Yes

0.80*

0.65

0.98

No

Ref

Ref

Ref

Participation in Clubs

Yes

0.86

0.71

1.04

No

Ref

Ref

Ref

Average computer usage during a weekday

≥1 hour

1.06

0.85

1.33

<1 hour

Ref

Ref

Ref

Average TV usage during weekday

≥1 hour

1.32*

1.03

1.70

<1 hour

Ref

Ref

Ref

* Significant association at 0.05 level.

OR: Odds Ratio; LCL: 95% Lower Confidence Limit; UCL: 95%Upper Confidence Limit; Ref: Reference Category.

The multinomial logistic regression model using the trichotomized ADHD classification with medication as the dependent variable showed similar results (Table 5) with some variables such as sex (OR 3.53, 95% CI 2.79–4.46), DEP (OR 6.97, 95% CI 4.66–10.44), ANX (OR 3.38, 95% CI 2.36–4.85), age (OR 0.92, 95% CI 0.86–0.97), INS (OR 2.24, 95% CI 1.24–4.07), and TV (OR 1.56, 95% CI 1.17–2.09) showing significance for the group ADHD-CM, and some variables such as BMI underweight (OR 0.41, 95% CI 0.23–0.75), sex (OR 2.52, 95% CI 1.54–4.14), DEP (OR 4.66, 95% CI 2.57–8.43), ANX (OR 2.77, 95% CI 1.63–4.69), and FAMILY (OR 0.56, 95% CI 0.37–0.85) showing significance for the group ADHD-NCM. In particular, with respect to the variable BMI, obesity was not significant as before while the decreased odds for underweight (OR 0.41, 95% CI 0.23–0.75) was only significant for the ADHD-NCM group. Furthermore, the variables SMOKE and SPORTS lost their significance in this model. Nevertheless, the results from this particular model need to be interpreted with caution due to some limitations to be discussed in the next section.
Table 5

Adjusted odds ratios for factors associated with ADHD and Medication use classification, NSCH 2007

Variable

ADHD Not taking Medication

ADHD taking Medication

OR

LCL

UCL

OR

LCL

UCL

BMI

 Underweight

0.41*

0.23

0.75

0.82

0.49

1.40

 Normal

Ref

Ref

Ref

Ref

Ref

Ref

 Overweight

0.84

0.56

1.25

1.00

0.69

1.44

 Obese

1.43

0.83

2.47

0.80

0.60

1.06

Sex

 Male

2.52*

1.54

4.14

3.53*

2.79

4.46

 Female

Ref

Ref

Ref

Ref

Ref

Ref

Age

1.05

0.96

1.15

0.92*

0.86

0.97

Depression

 Yes

4.66*

2.57

8.43

6.97*

4.66

10.44

 No

Ref

Ref

Ref

Ref

Ref

Ref

Anxiety

 Yes

2.77*

1.63

4.69

3.38*

2.36

4.85

 No

Ref

Ref

Ref

Ref

Ref

Ref

Race/Ethnicity

 Non- Hispanic White

Ref

Ref

Ref

Ref

Ref

Ref

 Non-Hispanic Black

0.78

0.42

1.44

0.74

0.48

1.15

 Hispanic

0.90

0.41

1.98

0.61

0.35

1.08

 Other

1.00

0.57

1.74

0.70

0.40

1.23

Poverty

 ≤200%

1.01

0.66

1.54

1.26

0.91

1.75

 >200%

Ref

Ref

Ref

Ref

Ref

Ref

Family Member’s smoking status

 At least one member smokes

1.38

0.99

1.93

1.32

0.98

1.79

 No one smokes

Ref

Ref

Ref

Ref

Ref

Ref

Highest level of Education in the household

 Less than/High School Education

Ref

Ref

Ref

Ref

Ref

Ref

 More than High School Education

1.03

0.69

1.54

1.13

0.87

1.47

Family structure

 Two parent -biological/step/adopted

0.56*

0.37

0.85

0.89

0.67

1.17

 Other - single mother/father/other

Ref

Ref

Ref

Ref

Ref

Ref

Healthcare coverage

 Yes

1.34

0.73

2.44

2.24*

1.24

4.07

 No

Ref

Ref

Ref

Ref

Ref

Ref

Participation in Sports

 Yes

0.69

0.47

1.01

0.84

0.65

1.08

 No

Ref

Ref

Ref

Ref

Ref

Ref

Participation in Clubs

 Yes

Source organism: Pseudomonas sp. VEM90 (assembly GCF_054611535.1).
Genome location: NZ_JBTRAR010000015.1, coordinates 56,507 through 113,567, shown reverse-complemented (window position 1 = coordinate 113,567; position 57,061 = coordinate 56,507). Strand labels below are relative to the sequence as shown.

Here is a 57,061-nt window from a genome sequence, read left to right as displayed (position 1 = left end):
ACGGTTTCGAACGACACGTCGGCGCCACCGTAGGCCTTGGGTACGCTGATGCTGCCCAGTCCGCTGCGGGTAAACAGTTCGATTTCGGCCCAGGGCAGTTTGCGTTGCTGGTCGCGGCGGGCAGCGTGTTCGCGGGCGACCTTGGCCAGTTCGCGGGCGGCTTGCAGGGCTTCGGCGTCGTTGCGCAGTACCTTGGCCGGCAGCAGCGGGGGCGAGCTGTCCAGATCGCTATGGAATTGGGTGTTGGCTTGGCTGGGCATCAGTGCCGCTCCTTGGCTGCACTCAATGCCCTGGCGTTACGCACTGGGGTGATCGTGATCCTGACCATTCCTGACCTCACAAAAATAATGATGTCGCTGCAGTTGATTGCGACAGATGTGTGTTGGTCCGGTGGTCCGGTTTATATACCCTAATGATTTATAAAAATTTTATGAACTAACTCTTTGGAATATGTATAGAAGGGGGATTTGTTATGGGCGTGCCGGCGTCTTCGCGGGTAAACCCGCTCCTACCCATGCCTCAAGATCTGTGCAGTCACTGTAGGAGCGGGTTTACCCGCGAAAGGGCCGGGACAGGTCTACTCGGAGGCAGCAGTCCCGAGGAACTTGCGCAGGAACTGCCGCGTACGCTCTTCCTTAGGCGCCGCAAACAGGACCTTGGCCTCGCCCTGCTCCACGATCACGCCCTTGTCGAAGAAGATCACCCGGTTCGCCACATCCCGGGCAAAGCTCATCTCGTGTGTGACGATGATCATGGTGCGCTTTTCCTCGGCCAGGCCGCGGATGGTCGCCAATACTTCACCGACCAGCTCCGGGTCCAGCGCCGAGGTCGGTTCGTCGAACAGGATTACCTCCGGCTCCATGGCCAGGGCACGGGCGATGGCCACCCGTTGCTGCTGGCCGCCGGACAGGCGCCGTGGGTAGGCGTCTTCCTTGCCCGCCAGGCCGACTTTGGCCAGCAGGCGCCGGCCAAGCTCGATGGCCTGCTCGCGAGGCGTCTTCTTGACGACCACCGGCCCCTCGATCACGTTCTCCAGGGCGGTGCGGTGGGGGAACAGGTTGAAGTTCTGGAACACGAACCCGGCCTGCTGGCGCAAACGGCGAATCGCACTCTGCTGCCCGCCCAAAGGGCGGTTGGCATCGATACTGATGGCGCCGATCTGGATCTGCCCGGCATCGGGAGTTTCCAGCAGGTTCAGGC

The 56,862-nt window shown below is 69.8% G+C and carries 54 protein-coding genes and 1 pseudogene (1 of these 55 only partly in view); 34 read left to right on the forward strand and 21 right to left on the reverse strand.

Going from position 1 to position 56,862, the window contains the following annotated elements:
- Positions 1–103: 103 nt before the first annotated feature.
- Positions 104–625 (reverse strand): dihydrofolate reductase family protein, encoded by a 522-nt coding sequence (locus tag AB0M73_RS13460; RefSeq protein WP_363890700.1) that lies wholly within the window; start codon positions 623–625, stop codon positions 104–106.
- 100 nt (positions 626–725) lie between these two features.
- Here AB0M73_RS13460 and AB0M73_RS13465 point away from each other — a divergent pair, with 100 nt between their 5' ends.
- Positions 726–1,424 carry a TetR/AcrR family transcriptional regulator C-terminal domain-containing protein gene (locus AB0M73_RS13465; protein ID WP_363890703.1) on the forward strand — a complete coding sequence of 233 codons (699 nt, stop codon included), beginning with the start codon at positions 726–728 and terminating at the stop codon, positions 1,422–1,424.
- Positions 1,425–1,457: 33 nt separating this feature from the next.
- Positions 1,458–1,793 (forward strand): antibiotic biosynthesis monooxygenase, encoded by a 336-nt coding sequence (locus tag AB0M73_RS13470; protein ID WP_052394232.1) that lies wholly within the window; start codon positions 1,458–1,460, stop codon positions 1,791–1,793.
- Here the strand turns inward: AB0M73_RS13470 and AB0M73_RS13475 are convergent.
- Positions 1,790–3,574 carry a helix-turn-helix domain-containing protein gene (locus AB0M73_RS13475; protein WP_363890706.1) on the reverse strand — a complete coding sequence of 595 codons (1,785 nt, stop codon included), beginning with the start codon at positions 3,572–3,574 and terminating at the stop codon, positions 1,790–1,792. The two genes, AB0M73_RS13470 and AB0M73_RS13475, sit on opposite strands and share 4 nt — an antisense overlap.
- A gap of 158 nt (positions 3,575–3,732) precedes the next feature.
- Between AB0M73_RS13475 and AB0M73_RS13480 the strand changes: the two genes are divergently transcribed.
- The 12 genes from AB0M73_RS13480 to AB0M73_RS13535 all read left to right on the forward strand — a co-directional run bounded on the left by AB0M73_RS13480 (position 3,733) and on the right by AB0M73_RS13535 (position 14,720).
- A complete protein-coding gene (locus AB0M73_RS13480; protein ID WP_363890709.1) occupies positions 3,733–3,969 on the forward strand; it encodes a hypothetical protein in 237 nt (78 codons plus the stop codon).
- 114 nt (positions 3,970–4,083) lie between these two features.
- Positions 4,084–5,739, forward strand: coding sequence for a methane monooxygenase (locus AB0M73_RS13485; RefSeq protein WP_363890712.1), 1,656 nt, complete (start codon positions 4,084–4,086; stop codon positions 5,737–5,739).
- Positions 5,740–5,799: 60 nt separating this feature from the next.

0.83

0.57

1.19

0.93

0.73

1.19

 No

Ref

Ref

Ref

Ref

Ref

Ref

Average Computer usage during weekday

 ≥1 hour

1.25

0.83

1.87

0.89

0.65

1.22

 <1 hour

Ref

Ref

Ref

Ref

Ref

Ref

Average TV usage during weekday

 ≥1 hour

1.25

0.76

2.06

1.56*

1.17

2.09

 <1 hour

Ref

Ref

Ref

Ref

Ref

Ref

* Significant association at 0.05 level.

OR: Odds Ratio; LCL: 95% Lower Confidence Limit; UCL: 95% Upper Confidence Limit; Ref: Reference Category.

Discussion

Our comprehensive study found several factors associated with ADHD including some that have not been examined together in conjunction with other variables, especially at the national level. The significant association found between ADHD and DEP, ANX, sex, race, FAMILY, POVERTY, and EDUC is consistent with previous studies on ADHD [2225]. However, after accounting for the ADHD related factors, obesity was not found to be significant, contrary to some previous studies [25]. The variables SMOKE, INS, SPORTS, and TV were found to be associated with ADHD at the national level for the first time in our study. A child with DEP, ANX, TV ≥1 hour, or with someone SMOKE in household had an increased odds of being diagnosed with ADHD. On the other hand, if a child was underweight, non-Hispanic White, living in a two-parent FAMILY, or in SPORTS, he/she had decreased odds of being diagnosed with ADHD.

This study is not without limitations. The NSCH is a random digital dialing telephone survey based on the responses of parent/guardians. So the responses could be affected by recall bias or the given information could be fallacious (such as misreporting of height/weight). In particular, the diagnosis of ADHD was solely dependent on the response given by a parent to a single question [“Has a doctor or health professional ever told you that S.C. has attention deficit disorder or attention deficit hyperactive disorder, that is, ADD or ADHD?”]; this may have resulted in diagnostic misclassification. In other words, as this is not a clinical study, it is unclear how many children who met the ADHD criteria were undiagnosed and/or untreated. Further, the survey question on SMOKE [Does anyone living in the household use cigarettes, cigar, and pipe tobacco?] does not specify whether the child or someone else in the household including parent/guardian was a smoker; results may alter if the smoker in the household was the child him/herself. Also, some bias is expected due to the cross-sectional nature of the study. For example, the survey fails to capture whether the ADHD, DEP, and ANX diagnosis were concurrent or at different time points in the lifetime of the child. Due to these and the observational nature of the study design, the association found in our study cannot be interpreted as causation for ADHD. For example, the association observed between ADHD and the factors SPORTS and CLUBS could be due to the fact that ADHD diagnosed children are just not welcomed on a sport/club teams because of their behavioral problems rather than lack of sporting/physical activity being a risk factor for ADHD. That is, some of the associated factors could be consequences of having ADHD.